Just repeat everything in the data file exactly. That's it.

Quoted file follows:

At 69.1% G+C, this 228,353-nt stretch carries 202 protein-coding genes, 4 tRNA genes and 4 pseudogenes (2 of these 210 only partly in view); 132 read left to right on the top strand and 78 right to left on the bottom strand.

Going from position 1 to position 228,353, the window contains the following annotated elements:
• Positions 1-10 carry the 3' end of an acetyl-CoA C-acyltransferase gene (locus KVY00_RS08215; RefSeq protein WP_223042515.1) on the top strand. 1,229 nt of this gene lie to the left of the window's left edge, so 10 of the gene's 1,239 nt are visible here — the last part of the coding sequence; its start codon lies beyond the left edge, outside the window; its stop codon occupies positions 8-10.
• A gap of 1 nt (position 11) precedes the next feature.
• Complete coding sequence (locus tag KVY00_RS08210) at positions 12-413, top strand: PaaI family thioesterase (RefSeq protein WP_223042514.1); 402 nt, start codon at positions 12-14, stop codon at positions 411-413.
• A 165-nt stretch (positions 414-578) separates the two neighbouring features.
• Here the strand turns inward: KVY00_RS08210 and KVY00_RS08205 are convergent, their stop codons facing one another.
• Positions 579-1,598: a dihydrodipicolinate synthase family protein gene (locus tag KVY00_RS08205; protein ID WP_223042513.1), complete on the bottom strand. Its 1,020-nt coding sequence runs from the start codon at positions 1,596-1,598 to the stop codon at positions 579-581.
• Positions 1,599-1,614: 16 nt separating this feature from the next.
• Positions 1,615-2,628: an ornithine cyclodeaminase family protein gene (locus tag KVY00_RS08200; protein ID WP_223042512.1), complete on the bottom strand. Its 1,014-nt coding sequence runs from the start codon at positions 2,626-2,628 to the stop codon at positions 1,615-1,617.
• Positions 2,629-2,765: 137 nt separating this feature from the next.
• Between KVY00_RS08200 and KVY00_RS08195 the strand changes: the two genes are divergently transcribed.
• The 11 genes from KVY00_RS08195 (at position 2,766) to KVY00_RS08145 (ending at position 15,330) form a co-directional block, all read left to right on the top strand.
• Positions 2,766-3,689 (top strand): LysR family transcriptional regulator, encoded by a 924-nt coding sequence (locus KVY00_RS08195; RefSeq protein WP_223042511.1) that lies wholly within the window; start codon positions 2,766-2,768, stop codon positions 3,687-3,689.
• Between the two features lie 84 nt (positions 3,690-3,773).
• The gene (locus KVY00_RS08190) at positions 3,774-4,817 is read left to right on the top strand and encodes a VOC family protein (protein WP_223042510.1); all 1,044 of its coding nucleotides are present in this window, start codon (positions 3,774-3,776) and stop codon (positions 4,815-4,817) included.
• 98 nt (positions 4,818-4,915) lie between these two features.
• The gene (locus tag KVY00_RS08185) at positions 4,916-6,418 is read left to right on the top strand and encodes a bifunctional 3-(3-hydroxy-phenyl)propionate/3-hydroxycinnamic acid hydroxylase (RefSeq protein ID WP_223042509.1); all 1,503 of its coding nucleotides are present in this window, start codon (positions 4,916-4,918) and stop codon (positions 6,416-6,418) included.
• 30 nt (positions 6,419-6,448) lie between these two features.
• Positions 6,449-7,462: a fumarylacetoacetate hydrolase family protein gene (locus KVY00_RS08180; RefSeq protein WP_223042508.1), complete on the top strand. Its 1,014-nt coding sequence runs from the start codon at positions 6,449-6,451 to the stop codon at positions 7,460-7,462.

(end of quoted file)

At 69.1% G+C, this 228,353-nt stretch carries 202 protein-coding genes, 4 tRNA genes and 4 pseudogenes (2 of these 210 only partly in view); 132 read left to right on the top strand and 78 right to left on the bottom strand.

Going from position 1 to position 228,353, the window contains the following annotated elements:
• Positions 1-10 carry the 3' end of an acetyl-CoA C-acyltransferase gene (locus KVY00_RS08215; RefSeq protein WP_223042515.1) on the top strand. 1,229 nt of this gene lie to the left of the window's left edge, so 10 of the gene's 1,239 nt are visible here — the last part of the coding sequence; its start codon lies beyond the left edge, outside the window; its stop codon occupies positions 8-10.
• A gap of 1 nt (position 11) precedes the next feature.
• Complete coding sequence (locus tag KVY00_RS08210) at positions 12-413, top strand: PaaI family thioesterase (RefSeq protein WP_223042514.1); 402 nt, start codon at positions 12-14, stop codon at positions 411-413.
• A 165-nt stretch (positions 414-578) separates the two neighbouring features.
• Here the strand turns inward: KVY00_RS08210 and KVY00_RS08205 are convergent, their stop codons facing one another.
• Positions 579-1,598: a dihydrodipicolinate synthase family protein gene (locus tag KVY00_RS08205; protein ID WP_223042513.1), complete on the bottom strand. Its 1,020-nt coding sequence runs from the start codon at positions 1,596-1,598 to the stop codon at positions 579-581.
• Positions 1,599-1,614: 16 nt separating this feature from the next.
• Positions 1,615-2,628: an ornithine cyclodeaminase family protein gene (locus tag KVY00_RS08200; protein ID WP_223042512.1), complete on the bottom strand. Its 1,014-nt coding sequence runs from the start codon at positions 2,626-2,628 to the stop codon at positions 1,615-1,617.
• Positions 2,629-2,765: 137 nt separating this feature from the next.
• Between KVY00_RS08200 and KVY00_RS08195 the strand changes: the two genes are divergently transcribed.
• The 11 genes from KVY00_RS08195 (at position 2,766) to KVY00_RS08145 (ending at position 15,330) form a co-directional block, all read left to right on the top strand.
• Positions 2,766-3,689 (top strand): LysR family transcriptional regulator, encoded by a 924-nt coding sequence (locus KVY00_RS08195; RefSeq protein WP_223042511.1) that lies wholly within the window; start codon positions 2,766-2,768, stop codon positions 3,687-3,689.
• Between the two features lie 84 nt (positions 3,690-3,773).
• The gene (locus KVY00_RS08190) at positions 3,774-4,817 is read left to right on the top strand and encodes a VOC family protein (protein WP_223042510.1); all 1,044 of its coding nucleotides are present in this window, start codon (positions 3,774-3,776) and stop codon (positions 4,815-4,817) included.
• 98 nt (positions 4,818-4,915) lie between these two features.
• The gene (locus tag KVY00_RS08185) at positions 4,916-6,418 is read left to right on the top strand and encodes a bifunctional 3-(3-hydroxy-phenyl)propionate/3-hydroxycinnamic acid hydroxylase (RefSeq protein ID WP_223042509.1); all 1,503 of its coding nucleotides are present in this window, start codon (positions 4,916-4,918) and stop codon (positions 6,416-6,418) included.
• 30 nt (positions 6,419-6,448) lie between these two features.
• Positions 6,449-7,462: a fumarylacetoacetate hydrolase family protein gene (locus KVY00_RS08180; RefSeq protein WP_223042508.1), complete on the top strand. Its 1,014-nt coding sequence runs from the start codon at positions 6,449-6,451 to the stop codon at positions 7,460-7,462.